E arlier this week, Gov. Rick Perry admitted to shooting and killing a coyote.
Now, according to the Houston Chronicle Perry's coyote hunt may have violated city and state laws.
Perry said the coyote was threatening his daughter's labrador puppy.
Perry spokesman Mark Miner said the governor's staff is researching various ordinances and laws and will respond later.
The only real issue is whether Perry's rental home and the area he was jogging in is within Austin city limits or in unincorporated Travis County.
The subdivision where the Perry's rental home is located is within city limits according to Austin's zoning records. City ordinances specifically forbid the discharge of a firearm in city limits, with some exceptions. A violation of this law is a misdemeanor punishable by a $500 fine.
The governor's shooting of the coyote may also have violated his concealed handgun permit.
The state law says "concealed" means a handgun must be kept in a way where it is "not openly discernible to the ordinary observation of a reasonable person." Hard to imagine how one goes jogging and conceals a handgun, even in a secluded neighborhood.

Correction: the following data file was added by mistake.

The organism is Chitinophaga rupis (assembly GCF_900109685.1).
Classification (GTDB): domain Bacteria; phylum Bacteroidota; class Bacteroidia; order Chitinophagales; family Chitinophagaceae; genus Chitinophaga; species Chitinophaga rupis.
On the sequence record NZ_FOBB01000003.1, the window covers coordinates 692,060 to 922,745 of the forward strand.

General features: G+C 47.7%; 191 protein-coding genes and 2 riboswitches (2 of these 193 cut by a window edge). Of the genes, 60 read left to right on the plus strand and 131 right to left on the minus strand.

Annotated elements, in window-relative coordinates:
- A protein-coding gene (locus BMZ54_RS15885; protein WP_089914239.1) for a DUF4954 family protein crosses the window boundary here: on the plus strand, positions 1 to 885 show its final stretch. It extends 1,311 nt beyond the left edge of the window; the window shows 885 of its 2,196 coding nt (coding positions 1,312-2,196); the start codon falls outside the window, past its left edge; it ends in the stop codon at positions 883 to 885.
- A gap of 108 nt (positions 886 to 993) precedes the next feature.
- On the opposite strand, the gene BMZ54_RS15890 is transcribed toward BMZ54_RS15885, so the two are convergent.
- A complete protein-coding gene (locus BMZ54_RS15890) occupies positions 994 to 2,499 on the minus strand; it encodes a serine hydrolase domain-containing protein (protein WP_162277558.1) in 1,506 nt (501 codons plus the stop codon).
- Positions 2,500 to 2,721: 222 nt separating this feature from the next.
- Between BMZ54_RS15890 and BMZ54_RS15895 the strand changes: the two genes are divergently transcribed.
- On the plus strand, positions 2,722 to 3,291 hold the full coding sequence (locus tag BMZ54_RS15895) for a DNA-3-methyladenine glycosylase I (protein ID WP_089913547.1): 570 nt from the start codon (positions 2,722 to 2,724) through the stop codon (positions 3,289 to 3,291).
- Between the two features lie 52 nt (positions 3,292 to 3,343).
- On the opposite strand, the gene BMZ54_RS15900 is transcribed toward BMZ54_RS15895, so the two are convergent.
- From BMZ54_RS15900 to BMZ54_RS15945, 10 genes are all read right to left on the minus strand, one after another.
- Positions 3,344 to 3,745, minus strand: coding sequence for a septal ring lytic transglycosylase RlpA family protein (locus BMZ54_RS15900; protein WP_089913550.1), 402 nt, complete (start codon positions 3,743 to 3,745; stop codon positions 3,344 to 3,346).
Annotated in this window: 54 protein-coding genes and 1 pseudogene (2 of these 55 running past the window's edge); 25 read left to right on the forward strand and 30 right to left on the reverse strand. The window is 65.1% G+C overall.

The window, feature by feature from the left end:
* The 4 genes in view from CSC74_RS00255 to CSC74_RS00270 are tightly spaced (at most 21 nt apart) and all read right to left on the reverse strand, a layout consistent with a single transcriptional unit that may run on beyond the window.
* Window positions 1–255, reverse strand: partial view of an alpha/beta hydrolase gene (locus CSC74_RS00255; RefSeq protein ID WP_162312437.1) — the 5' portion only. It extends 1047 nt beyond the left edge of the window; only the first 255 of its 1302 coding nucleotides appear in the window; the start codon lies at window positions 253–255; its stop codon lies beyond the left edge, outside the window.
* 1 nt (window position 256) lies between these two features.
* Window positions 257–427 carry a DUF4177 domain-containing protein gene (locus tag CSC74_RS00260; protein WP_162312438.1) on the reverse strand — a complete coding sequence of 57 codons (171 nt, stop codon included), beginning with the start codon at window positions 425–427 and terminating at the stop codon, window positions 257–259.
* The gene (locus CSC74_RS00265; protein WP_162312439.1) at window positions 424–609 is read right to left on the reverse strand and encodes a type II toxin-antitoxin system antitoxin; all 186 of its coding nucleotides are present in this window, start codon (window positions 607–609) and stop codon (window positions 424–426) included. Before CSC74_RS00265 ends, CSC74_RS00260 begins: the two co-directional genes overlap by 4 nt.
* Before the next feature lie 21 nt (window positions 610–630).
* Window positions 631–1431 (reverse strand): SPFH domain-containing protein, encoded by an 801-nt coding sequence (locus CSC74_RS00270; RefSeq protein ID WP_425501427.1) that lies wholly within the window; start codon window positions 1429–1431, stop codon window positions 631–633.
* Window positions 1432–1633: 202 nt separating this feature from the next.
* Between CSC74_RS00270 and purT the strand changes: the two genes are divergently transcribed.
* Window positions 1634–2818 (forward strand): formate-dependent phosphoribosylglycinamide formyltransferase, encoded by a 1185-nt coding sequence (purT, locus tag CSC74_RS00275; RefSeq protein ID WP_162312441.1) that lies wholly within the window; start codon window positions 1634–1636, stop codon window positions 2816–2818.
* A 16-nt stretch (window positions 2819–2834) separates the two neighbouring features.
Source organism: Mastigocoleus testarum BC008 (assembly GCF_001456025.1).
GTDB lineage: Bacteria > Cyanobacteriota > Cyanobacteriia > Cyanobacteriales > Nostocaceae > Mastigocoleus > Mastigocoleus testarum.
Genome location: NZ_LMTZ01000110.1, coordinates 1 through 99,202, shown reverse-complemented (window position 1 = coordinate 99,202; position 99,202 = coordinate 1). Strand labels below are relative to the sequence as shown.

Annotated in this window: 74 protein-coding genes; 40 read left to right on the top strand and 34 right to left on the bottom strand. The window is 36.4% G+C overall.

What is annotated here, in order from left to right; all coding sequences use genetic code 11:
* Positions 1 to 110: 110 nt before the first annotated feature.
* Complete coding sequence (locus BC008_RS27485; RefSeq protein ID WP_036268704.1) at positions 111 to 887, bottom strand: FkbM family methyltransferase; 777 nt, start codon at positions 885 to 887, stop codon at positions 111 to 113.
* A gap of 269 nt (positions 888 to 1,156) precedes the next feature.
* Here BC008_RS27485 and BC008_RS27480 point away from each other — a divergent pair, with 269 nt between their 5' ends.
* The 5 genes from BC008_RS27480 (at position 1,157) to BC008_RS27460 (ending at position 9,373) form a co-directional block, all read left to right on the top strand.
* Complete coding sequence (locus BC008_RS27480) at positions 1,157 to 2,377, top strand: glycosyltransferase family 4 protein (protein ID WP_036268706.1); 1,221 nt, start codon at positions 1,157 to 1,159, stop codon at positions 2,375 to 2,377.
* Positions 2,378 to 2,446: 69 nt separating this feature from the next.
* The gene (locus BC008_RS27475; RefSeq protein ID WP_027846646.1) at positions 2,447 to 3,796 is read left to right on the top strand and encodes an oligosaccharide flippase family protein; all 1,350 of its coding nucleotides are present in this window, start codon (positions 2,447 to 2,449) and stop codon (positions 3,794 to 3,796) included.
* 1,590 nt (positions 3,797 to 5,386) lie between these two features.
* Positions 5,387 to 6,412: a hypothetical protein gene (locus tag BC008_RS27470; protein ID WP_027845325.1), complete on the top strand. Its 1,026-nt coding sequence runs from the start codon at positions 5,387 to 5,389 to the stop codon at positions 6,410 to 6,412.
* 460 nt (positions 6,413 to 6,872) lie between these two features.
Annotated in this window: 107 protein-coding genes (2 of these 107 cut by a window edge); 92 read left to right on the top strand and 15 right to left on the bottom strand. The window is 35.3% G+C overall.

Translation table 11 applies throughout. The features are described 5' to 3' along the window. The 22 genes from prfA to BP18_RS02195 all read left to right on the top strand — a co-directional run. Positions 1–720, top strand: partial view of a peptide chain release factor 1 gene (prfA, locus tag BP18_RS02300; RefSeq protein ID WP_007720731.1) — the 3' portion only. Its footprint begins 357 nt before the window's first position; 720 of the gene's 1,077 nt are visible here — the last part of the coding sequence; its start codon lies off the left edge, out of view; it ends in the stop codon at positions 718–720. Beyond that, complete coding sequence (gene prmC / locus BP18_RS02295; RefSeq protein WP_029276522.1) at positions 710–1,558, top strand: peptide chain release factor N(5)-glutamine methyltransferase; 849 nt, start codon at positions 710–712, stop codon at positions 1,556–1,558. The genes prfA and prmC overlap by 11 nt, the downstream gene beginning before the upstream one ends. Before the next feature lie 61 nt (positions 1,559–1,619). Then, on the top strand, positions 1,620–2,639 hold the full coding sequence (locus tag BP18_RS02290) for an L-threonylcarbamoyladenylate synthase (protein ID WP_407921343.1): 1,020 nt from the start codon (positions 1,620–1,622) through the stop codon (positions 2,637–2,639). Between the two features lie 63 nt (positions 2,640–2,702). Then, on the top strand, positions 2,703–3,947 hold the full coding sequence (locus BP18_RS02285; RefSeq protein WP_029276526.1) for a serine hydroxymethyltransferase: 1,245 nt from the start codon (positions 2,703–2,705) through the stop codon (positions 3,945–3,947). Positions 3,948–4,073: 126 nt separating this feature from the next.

State law also indicates that the discharge should have been reported to the Texas Department of Public Safety.
Mark Miner defended the governor's coyote killing and cited a section of the Health and Safety Code that says a coyote that is about to attack domestic animals may be killed by a person witnessing the attack.
He also cited a section of the penal code on "justification excluding criminal responsibility" that says conduct is justified if "immediately necessary to avoid imminent harm."
Miner went on to cite Section 822.101 of the Health and Safety Code that says, the person who discharged the firearm "had a reasonable fear of bodily injury to the person or to another by a dangerous wild animal."
For More Information:Houston Chronicle